Disgraced former Co-operative Bank boss Paul Flowers took cocaine to cope with stress and looking after his terminally ill mother, a court was told after the church minister admitted drug possession.
Flowers, dubbed the Crystal Methodist, appeared before Leeds Magistrates' Court today where he pleaded guilty to two counts of possession of class A drugs - cocaine and crystal meth - and one count of possession of the class C drug ketamine.
The charges flowed from secret video footage of him which showed him handing over £300 in cash for the drugs in the West Yorkshire city in November last year.
District Judge David Kitson was told how Flowers had used cocaine for about 18 months but had little previous experience of the other two drugs.
Mr Kitson fined the 63-year-old minister £400 and ordered him to pay £125 in costs.
Flowers said nothing as he left court and angrily fought his way through a barrage of cameras with the help of three minders.
Earlier, he arrived before the court building opened and had to endure five minutes of flash photography as he waited on the pavement, repeating his claim that waiting reporters were "vultures".
Flowers, who stepped down as the Co-op Bank's chairman last year, later became embroiled in claims of illegal drug use and inappropriate expenses payments.
He was also suspended by the Methodist Church and the Labour Party.
The Co-op confirmed last year that it was seeking to recover contractual payments totalling £31,000 made to Flowers amid reports that he was also the subject of an inquiry into ''lavish'' expense claims.
Flowers stood in front of the dock in court this morning for the 10 minute long hearing and answered clearly as the clerk asked him if he understood the charges and then confirmed his personal details.
Asked to plead, he just said "guilty" once.
Claire Stevens, prosecuting, said the footage obtained by The Mail on Sunday showed the defendant counting out £300 in £20 notes as he sat in the car. He then handed this cash to another person in the car.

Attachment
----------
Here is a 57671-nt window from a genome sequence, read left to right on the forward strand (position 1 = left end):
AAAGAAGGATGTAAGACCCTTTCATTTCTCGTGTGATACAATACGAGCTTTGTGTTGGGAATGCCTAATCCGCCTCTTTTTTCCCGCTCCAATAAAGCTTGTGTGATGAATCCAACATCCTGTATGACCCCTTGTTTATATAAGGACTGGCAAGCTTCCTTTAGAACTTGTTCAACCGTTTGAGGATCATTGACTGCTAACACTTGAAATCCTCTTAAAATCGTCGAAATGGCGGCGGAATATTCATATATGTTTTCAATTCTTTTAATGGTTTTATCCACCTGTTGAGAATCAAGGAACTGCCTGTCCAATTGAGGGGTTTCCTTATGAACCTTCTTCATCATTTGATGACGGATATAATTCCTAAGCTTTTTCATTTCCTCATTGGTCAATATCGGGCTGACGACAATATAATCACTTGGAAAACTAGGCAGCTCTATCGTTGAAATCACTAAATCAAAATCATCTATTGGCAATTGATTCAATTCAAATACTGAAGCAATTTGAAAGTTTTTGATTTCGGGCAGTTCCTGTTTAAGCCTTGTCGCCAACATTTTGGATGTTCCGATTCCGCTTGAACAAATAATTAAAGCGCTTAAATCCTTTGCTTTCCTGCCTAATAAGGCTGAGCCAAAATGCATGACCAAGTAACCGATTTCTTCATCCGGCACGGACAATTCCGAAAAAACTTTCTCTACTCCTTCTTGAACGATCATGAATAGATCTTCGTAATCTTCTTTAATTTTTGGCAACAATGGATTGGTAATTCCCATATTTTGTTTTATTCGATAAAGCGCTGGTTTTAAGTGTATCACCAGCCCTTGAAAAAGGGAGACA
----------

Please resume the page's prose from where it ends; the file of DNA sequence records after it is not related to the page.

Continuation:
The prosecutor explained to the district judge how Flowers was interviewed three times by police and he admitted to the officers it was him in the video footage.
Ms Stevens said: "He said he had been a cocaine user for the past 18 months. He cited stress and the care of his terminally ill mother as reasons for his drug use.
"As a former chairman of Lifeline, the national drugs charity, he said he was aware of the effects of cocaine and this was a drug used to keep himself going."
She said Flowers told officers that another man he thought was a friend "sold his story to The Mail on Sunday for greed".
The court heard how Flowers left his home in Bradford on November 9 and picked up a man called Stuart Davies before heading for Leeds.
Ms Stevens said: "They drove to Leeds and collected a third man. £300 was handed to him and the defendant was given five grammes of cocaine, a small amount of crystal meth and a small amount of ketamine."
She said: "He said he had very little previous experience of crystal meth or ketamine."
The prosecutor said no drugs were found in Flowers's possession by investigating police. She said he was prosecuted on the basis of the admissions he made to officers.
Richard Wright QC, defending, said his client was "of exemplary character".
He said the prosecution was only possible because of Flowers's admissions to the police.
Mr Wright said: "He's not working. He's drawing income in terms of pensions."
He said this income was currently £510 a month but added that his client was also in possession of assets following the recent death of his mother.
"He is a man who's remorseful," the barrister said. "He has no relevant previous convictions, he's a man of exemplary character."
Mr Wright said Flowers was continuing to take steps to "deal with this issue".
He said his client shows "a determination to resolve this issue permanently".
And he added: "He has lost so much by the fact of his conviction."
District Judge Kitson fined Flowers's £200 for each of the offences relating to the Class A drugs but ordered no separate penalty for the charge involving the Class C ketamine.
He ordered him to pay £125 in prosecution costs and a victim surcharge.
Ms Stevens said Mr Davies was interviewed by police but was not charged with any offence.
Another man arrested as part of the inquiry, Gavin Woroniuk, also appeared at Leeds Magistrates' Court this morning in a separate hearing.
Woroniuk, 33, of Mitford Road, Leeds, is charged with four counts of offering to supply controlled drugs and another of possessing criminal property - £1,000 in cash.
He did not indicate a plea and Mr Kitson transferred his case to Leeds Crown Court. He was bailed to appear again on May 21.